1 Come nearer; let me look at you.
2 "Call Estella," she repeated, flashing a look at me.
3 Why, yes, Sir," said Joe, "me and Wopsle went off straight to look at the Blacking Ware'us.
4 I took the opportunity of being alone in the courtyard to look at my coarse hands and my common boots.
5 I stopped, fearing I might say too much, or had already said it, and we took another look at each other.
6 He took my chin in his large hand and turned up my face to have a look at me by the light of the candle.
7 Although I was looking at Biddy as I spoke, and although she opened her eyes very wide when I had spoken, she did not look at me.
8 While he said these words in a leisurely, critical style, she continued to look at every one of us in regular succession as we sat.
9 The other convict was livid to look at, and, in addition to the old bruised left side of his face, seemed to be bruised and torn all over.
10 When I got into my little room, I sat down and took a long look at it, as a mean little room that I should soon be parted from and raised above, for ever.
11 And now, those six days which were to have run out so slowly, had run out fast and were gone, and to-morrow looked me in the face more steadily than I could look at it.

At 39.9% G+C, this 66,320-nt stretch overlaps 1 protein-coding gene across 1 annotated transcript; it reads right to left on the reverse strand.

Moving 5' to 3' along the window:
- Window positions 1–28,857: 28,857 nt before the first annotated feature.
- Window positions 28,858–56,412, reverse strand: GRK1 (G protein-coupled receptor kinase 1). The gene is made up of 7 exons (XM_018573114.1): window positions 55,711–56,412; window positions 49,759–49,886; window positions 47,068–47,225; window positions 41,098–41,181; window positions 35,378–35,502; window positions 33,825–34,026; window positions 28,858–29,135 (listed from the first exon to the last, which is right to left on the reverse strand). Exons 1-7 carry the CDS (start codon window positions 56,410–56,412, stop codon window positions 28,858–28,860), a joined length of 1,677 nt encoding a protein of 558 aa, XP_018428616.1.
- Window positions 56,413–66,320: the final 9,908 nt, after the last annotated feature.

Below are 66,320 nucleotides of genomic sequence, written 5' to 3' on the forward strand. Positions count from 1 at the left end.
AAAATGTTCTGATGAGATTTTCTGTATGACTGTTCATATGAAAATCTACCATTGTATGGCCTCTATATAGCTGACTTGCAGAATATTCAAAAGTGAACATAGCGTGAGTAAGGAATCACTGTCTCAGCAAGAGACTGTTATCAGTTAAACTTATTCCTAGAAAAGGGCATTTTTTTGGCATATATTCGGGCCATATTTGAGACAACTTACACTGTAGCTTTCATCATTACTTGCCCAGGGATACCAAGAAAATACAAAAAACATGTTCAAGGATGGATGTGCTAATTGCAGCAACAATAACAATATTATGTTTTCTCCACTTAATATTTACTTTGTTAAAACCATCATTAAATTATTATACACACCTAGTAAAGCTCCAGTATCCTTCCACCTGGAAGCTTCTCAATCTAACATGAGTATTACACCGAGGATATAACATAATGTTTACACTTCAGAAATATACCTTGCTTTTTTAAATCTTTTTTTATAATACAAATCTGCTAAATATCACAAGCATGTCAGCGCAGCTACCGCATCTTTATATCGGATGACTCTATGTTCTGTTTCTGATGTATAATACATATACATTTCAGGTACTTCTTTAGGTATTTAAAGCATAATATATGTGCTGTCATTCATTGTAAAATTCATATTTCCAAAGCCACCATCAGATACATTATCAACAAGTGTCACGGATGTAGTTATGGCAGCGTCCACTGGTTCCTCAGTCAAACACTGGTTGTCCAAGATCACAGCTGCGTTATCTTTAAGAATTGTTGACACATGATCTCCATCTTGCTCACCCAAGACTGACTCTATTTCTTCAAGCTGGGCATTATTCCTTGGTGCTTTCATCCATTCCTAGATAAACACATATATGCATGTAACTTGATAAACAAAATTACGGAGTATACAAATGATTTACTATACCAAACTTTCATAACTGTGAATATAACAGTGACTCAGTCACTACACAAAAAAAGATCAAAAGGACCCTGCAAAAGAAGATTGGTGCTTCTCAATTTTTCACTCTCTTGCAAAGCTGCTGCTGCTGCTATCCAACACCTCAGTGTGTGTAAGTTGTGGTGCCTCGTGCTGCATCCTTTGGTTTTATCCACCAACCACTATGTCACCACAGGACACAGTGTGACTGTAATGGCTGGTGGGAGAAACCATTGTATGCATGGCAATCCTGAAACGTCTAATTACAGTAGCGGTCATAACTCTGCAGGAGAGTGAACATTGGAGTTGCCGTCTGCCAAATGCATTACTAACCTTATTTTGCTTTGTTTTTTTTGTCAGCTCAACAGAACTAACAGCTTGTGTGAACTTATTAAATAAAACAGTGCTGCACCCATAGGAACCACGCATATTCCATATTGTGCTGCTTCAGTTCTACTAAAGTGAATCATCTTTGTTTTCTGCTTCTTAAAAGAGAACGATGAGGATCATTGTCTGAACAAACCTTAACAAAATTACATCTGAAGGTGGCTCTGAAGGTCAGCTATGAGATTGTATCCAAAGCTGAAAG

12 Here Mr. Wopsle was divesting himself of his Danish garments, and here there was just room for us to look at him over one another's shoulders, by keeping the packing-case door, or lid, wide open.
13 The other, with an effort at a scornful smile, which could not, however, collect the nervous working of his mouth into any set expression, looked at the soldiers, and looked about at the marshes and at the sky, but certainly did not look at the speaker.
14 The other, always working and working his dry lips and turning his eyes restlessly about him far and near, did at last turn them for a moment on the speaker, with the words, "You are not much to look at," and with a half-taunting glance at the bound hands.
15 I had stopped to look at the house as I passed; and its seared red brick walls, blocked windows, and strong green ivy clasping even the stacks of chimneys with its twigs and tendons, as if with sinewy old arms, had made up a rich attractive mystery, of which I was the hero.
16 Joe, who had ventured into the kitchen after me as the dustpan had retired before us, drew the back of his hand across his nose with a conciliatory air, when Mrs. Joe darted a look at him, and, when her eyes were withdrawn, secretly crossed his two forefingers, and exhibited them to me, as our token that Mrs. Joe was in a cross temper.
17 In the interval, Miss Havisham, in a fantastic way, had put some of the most beautiful jewels from her dressing-table into Estella's hair, and about her bosom and arms; and I saw even my guardian look at her from under his thick eyebrows, and raise them a little, when her loveliness was before him, with those rich flushes of glitter and color in it.
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